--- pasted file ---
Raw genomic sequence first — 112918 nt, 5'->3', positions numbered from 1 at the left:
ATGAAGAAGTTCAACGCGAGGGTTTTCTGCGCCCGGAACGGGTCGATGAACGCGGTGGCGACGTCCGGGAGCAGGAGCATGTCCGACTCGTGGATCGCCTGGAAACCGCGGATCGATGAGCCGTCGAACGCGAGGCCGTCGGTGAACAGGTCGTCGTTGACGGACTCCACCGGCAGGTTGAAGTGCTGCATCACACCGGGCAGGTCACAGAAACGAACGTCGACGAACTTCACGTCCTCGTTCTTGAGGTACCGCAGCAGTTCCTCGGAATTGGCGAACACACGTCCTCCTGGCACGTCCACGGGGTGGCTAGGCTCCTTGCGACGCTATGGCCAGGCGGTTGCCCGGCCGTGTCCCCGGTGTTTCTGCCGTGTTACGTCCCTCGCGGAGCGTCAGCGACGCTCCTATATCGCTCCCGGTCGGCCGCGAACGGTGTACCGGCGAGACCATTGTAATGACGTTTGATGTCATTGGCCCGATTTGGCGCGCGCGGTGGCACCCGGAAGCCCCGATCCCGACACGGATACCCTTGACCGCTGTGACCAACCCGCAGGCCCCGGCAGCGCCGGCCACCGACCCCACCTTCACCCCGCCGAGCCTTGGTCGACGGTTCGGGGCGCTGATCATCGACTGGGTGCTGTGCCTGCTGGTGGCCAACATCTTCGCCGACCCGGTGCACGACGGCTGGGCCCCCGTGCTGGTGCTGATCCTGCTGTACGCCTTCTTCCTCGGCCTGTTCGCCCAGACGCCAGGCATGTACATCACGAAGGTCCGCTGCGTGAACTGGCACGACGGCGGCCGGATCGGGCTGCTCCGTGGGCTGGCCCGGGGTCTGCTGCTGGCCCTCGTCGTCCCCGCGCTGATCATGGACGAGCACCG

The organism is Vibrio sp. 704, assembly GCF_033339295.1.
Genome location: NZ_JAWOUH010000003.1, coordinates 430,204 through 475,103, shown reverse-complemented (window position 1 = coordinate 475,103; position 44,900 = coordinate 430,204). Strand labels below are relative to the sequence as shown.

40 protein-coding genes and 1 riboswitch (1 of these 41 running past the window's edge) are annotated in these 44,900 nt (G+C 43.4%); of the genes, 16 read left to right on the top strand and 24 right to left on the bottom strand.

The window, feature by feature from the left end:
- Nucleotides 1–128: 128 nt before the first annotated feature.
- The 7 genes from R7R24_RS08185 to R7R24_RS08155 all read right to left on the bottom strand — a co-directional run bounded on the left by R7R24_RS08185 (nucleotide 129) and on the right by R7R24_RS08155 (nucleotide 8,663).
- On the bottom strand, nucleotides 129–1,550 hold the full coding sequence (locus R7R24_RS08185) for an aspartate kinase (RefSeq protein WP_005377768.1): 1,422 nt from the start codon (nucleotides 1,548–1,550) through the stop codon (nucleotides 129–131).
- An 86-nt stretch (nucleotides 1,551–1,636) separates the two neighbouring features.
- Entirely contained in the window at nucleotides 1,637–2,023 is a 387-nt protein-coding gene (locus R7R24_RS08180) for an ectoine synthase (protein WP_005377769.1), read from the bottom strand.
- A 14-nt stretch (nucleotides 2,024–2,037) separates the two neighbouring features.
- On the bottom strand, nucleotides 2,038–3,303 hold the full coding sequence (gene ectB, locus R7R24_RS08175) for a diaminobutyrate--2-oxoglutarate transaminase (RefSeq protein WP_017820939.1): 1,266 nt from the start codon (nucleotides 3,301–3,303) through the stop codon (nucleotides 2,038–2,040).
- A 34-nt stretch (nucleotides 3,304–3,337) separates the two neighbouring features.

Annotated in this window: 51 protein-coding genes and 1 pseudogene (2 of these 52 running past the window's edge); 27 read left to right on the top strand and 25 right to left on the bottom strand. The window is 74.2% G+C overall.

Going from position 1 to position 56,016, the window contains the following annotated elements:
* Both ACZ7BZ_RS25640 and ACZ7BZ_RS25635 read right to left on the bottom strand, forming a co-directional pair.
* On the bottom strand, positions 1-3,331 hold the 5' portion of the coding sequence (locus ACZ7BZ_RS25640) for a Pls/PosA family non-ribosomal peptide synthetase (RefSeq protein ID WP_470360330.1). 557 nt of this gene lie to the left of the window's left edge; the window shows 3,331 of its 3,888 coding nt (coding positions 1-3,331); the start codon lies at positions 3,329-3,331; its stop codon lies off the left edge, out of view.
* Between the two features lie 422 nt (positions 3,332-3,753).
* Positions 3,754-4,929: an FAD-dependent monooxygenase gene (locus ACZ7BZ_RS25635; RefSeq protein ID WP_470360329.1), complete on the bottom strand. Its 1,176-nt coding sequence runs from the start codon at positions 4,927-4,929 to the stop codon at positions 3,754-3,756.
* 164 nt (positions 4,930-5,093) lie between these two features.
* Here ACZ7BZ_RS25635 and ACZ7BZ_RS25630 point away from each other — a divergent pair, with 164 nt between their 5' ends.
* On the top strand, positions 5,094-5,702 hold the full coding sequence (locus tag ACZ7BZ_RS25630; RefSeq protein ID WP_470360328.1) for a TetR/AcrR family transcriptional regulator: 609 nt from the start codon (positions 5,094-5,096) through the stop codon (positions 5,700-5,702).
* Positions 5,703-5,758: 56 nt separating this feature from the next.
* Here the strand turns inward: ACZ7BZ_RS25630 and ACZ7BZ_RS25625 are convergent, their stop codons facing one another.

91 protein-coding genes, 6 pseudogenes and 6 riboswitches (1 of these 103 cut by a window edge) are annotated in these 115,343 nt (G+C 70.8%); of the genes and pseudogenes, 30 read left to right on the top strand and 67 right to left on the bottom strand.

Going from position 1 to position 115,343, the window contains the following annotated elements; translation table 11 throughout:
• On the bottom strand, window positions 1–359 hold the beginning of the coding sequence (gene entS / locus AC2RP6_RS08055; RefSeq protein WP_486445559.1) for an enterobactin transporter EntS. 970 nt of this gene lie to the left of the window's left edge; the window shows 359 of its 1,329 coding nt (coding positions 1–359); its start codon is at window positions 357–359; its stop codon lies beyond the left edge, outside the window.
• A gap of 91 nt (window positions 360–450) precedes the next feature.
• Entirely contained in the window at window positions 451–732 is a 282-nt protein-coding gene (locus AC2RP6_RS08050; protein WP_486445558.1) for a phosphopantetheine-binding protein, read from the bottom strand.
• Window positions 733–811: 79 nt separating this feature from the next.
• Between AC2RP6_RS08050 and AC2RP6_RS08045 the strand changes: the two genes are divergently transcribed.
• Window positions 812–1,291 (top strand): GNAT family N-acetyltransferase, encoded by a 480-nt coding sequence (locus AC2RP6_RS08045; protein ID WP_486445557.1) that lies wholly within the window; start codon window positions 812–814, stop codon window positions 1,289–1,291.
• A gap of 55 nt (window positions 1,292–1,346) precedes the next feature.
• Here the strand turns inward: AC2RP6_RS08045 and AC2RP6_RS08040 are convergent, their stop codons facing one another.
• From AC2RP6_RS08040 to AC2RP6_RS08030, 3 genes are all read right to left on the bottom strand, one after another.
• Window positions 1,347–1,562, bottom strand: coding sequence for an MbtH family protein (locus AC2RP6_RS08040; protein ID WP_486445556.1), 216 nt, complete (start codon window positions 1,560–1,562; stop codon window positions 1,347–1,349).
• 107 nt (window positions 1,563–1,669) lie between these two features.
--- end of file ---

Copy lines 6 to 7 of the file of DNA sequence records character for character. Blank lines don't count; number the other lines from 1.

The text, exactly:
The window, feature by feature from the left end:
- Nucleotides 1–128: 128 nt before the first annotated feature.